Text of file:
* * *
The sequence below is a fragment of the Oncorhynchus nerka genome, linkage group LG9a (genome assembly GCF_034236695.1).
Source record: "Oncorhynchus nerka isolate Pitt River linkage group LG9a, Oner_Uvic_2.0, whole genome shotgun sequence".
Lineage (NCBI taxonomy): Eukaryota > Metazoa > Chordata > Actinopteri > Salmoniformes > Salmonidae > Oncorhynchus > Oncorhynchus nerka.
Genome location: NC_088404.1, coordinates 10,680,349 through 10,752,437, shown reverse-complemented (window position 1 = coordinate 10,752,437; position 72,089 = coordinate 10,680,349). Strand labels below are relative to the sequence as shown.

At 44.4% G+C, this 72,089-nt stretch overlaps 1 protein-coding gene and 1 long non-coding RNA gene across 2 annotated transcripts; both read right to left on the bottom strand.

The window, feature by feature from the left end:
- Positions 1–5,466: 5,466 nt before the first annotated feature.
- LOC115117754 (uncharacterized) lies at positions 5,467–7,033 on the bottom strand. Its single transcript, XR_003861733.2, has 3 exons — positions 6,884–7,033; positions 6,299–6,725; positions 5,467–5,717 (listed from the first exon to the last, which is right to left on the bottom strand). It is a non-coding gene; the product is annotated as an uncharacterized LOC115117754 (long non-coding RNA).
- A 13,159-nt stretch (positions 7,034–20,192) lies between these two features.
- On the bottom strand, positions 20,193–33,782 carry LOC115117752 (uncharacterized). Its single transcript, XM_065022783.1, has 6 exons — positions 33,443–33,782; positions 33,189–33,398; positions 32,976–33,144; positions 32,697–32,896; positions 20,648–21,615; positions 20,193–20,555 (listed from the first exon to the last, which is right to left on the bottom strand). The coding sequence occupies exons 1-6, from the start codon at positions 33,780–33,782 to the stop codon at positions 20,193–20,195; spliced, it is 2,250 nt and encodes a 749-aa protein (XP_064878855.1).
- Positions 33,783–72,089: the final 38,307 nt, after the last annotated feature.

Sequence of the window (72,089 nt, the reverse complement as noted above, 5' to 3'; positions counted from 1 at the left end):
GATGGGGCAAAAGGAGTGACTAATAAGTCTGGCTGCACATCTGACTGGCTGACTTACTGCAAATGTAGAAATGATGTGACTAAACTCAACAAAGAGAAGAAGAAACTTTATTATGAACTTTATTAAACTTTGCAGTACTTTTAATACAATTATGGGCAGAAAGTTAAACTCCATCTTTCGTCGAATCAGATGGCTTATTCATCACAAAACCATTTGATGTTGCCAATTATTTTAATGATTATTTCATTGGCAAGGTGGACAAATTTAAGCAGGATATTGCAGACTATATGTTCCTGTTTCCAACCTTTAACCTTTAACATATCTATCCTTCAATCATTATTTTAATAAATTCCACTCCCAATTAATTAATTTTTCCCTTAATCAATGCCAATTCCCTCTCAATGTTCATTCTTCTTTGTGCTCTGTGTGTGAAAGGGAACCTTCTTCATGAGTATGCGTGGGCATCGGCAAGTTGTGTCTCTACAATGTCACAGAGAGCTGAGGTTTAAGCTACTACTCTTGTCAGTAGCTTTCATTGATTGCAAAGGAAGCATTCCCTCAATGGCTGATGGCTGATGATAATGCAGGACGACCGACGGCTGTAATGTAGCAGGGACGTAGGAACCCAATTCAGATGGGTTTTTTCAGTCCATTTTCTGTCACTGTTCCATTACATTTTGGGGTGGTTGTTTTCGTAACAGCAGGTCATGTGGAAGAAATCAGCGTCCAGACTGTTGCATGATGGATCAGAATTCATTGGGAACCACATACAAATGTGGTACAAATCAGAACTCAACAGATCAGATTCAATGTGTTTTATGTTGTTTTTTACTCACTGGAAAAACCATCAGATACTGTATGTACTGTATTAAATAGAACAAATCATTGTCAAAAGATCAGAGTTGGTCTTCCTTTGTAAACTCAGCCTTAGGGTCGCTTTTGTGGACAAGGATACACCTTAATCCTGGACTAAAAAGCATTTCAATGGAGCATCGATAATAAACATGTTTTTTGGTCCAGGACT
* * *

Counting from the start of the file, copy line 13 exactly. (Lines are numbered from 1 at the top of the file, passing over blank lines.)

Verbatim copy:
GATGGGGCAAAAGGAGTGACTAATAAGTCTGGCTGCACATCTGACTGGCTGACTTACTGCAAATGTAGAAATGATGTGACTAAACTCAACAAAGAGAAGAAGAAACTTTATTATGAACTTTATTAAACTTTGCAGTACTTTTAATACAATTATGGGCAGAAAGTTAAACTCCATCTTTCGTCGAATCAGATGGCTTATTCATCACAAAACCATTTGATGTTGCCAATTATTTTAATGATTATTTCATTGGCAAGGTGGACAAATTTAAGCAGGATATTGCAGACTATATGTTCCTGTTTCCAACCTTTAACCTTTAACATATCTATCCTTCAATCATTATTTTAATAAATTCCACTCCCAATTAATTAATTTTTCCCTTAATCAATGCCAATTCCCTCTCAATGTTCATTCTTCTTTGTGCTCTGTGTGTGAAAGGGAACCTTCTTCATGAGTATGCGTGGGCATCGGCAAGTTGTGTCTCTACAATGTCACAGAGAGCTGAGGTTTAAGCTACTACTCTTGTCAGTAGCTTTCATTGATTGCAAAGGAAGCATTCCCTCAATGGCTGATGGCTGATGATAATGCAGGACGACCGACGGCTGTAATGTAGCAGGGACGTAGGAACCCAATTCAGATGGGTTTTTTCAGTCCATTTTCTGTCACTGTTCCATTACATTTTGGGGTGGTTGTTTTCGTAACAGCAGGTCATGTGGAAGAAATCAGCGTCCAGACTGTTGCATGATGGATCAGAATTCATTGGGAACCACATACAAATGTGGTACAAATCAGAACTCAACAGATCAGATTCAATGTGTTTTATGTTGTTTTTTACTCACTGGAAAAACCATCAGATACTGTATGTACTGTATTAAATAGAACAAATCATTGTCAAAAGATCAGAGTTGGTCTTCCTTTGTAAACTCAGCCTTAGGGTCGCTTTTGTGGACAAGGATACACCTTAATCCTGGACTAAAAAGCATTTCAATGGAGCATCGATAATAAACATGTTTTTTGGTCCAGGACT